The Government of India has extended its lockdown until May 3. The lockdown – originally scheduled to end April 14 – makes minimal exemptions for essential businesses related to food, transportation, and the financial and medical systems. While extreme, these measures have allowed India to maintain a relatively minimal spread of the virus in a nation of nearly 1.4 billion.
Ports are on guard after last week’s events at a Seattle terminal. After an office worker went home sick, later testing positive for COVID-19, numerous dockworkers refused to enter their gates until offices were sanitized. The time taken to clean the workers’ areas caused the terminal to cancel a night’s shift, making both a financial and a productivity impact. While safe moves and precautions were taken here to avoid a crisis, last week’s events highlight the risk that all ports face as the virus spreads.
Cargo-only flights are slowly becoming the new norm on a global scale. The shift in offering has slowly started to reach smaller airlines, with Lufthansa, Austrian Airlines, and others contributing passenger planes for cargo-only flights. Larger airlines have started to expand their air freight reach, with United adding Brussels, Hong Kong, Sydney, Tel Aviv, and others to its cargo network. United Airlines reports that it has already operated more than 270 cargo-only flights, carrying more than 9.2 million pounds of freight on repurposed Boeing jets.
Delta Airlines recently published a schedule of additional international cargo flights that it will be operating, although they make clear that the schedule is subject to change as the demands of the pandemic continue to shift. Over half of the routes added have Canadian destinations even as tensions grow between the governments of the U.S. and Canada.
Finally, after weeks of discussions, major U.S. airlines have reached a $25 billion bailout agreement with the Treasury Department. Alaska Airlines, Allegiant Air, American Airlines, Delta Air Lines, Frontier Airlines, Hawaiian Airlines, JetBlue Airways, United Airlines, SkyWest Airlines and Southwest Airlines will all receive funds, some in the form of loans, to help pay employees and keep their businesses operational through the end of September. The terms of the agreement, requiring the airlines to retain all employees and maintain their pay and benefits, will fund about 75% of the payroll for some 750,000 airline employees throughout the U.S.
As the impacts of the economic slowdown caused by COVID-19 grow, the shipping industry is bracing for the “worst capacity crisis the industry has ever seen,” according to Alphaliner. Estimates anticipate a record-high idled ship capacity, reaching 3 million TEU. With more than 250 blanked sailings so far in the second quarter, it’s not just the main Asia-Europe lanes that are seeing major impacts. Lanes on the Transatlantic, Latin America, Middle-East, Indian subcontinent, Africa, and Oceania regions have all seen dramatic capacity fallout. Ports around the U.S. are reporting similar drops in container volumes, reflecting a staggering slowdown in trade across the board.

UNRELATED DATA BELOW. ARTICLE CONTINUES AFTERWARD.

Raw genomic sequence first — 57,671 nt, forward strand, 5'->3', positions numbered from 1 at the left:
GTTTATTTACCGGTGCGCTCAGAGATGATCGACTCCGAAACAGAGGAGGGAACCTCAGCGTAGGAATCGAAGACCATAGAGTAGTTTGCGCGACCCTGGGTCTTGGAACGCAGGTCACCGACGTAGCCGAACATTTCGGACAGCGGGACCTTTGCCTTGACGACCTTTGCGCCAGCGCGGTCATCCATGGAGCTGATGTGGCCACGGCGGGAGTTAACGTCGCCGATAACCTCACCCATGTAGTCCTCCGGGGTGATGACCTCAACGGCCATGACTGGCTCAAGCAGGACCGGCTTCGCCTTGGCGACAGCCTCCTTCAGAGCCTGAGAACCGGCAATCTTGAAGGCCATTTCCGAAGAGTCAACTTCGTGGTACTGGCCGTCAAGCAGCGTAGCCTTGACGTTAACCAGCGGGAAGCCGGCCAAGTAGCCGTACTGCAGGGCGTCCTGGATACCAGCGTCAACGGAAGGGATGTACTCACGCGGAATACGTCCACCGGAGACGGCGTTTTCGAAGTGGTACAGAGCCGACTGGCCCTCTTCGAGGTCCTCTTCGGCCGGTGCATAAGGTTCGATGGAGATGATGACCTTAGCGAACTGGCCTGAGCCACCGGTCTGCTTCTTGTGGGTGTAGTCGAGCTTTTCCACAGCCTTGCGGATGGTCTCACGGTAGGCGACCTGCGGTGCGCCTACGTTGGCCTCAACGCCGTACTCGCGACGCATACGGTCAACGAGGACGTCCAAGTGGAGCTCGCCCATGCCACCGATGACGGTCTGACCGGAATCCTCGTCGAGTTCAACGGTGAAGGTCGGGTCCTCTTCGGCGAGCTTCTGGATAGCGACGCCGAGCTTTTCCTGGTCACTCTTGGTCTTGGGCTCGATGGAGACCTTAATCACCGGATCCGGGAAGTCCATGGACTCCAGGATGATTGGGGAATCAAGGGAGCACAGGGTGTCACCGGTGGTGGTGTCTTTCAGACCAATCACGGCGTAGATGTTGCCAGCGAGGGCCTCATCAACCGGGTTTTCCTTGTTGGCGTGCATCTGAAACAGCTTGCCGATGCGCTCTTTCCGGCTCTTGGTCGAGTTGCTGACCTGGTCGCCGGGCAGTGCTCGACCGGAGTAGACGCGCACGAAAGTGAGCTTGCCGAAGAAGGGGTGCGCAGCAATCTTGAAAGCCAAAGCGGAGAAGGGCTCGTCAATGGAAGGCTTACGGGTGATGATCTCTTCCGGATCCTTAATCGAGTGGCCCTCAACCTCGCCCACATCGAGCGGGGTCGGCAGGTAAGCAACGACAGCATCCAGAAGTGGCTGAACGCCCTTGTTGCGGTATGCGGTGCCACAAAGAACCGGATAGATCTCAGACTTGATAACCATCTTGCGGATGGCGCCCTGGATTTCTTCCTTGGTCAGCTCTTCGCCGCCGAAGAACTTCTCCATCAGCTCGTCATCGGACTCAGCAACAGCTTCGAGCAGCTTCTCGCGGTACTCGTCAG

While capacity seems to be the biggest cause of disruption for other modes of transit, trucking is facing a different kind of challenge. So far, trucking capacity has been plentiful and hauls have been moving faster than ever with reduced traffic on roadways and reduced restrictions for drivers. However, drivers are facing huge delays when they reach customers and consignees who are grappling with reduced workforces. Docks are becoming major supply chain bottlenecks, causing drivers to spend countless hours waiting for assignments and unloads. While that can mean detention charges for the customer, it can also mean huge amounts of lost work hours for drivers. For now, the best cure for the backups is clear visibility and collaboration between parties, allowing for coordination that saves precious time and money.
The Export-Import Bank of the United States (EXIM) voted unanimously to exclude PPE and medically necessary cargo from insurance coverage and financing. Taking guidance from the federal government, the organization is seeking to keep these goods in the domestic market in hopes that decreased exports will bolster the supplies available to the American healthcare system.
While EXIM is pulling insurance and financial support for exports of PPE and medically necessary equipment, the organization has also extended the duration of the temporary relief measures for exporters and financial institutions affected by COVID-19. The relief program – originally slated to end on May 12 – has been extended to May 31. If your business is impacted and would like help exploring your options, don’t hesitate to contact us.
A free online tool developed by the American Logistics Aid Network (ALAN) shows supply chain employees and transportation providers a national map of where COVID-19 is impacting roads, airports and ocean ports. ALAN has indicated this site will remain in operation until the pandemic subsides and the impact to the supply chain dissipates.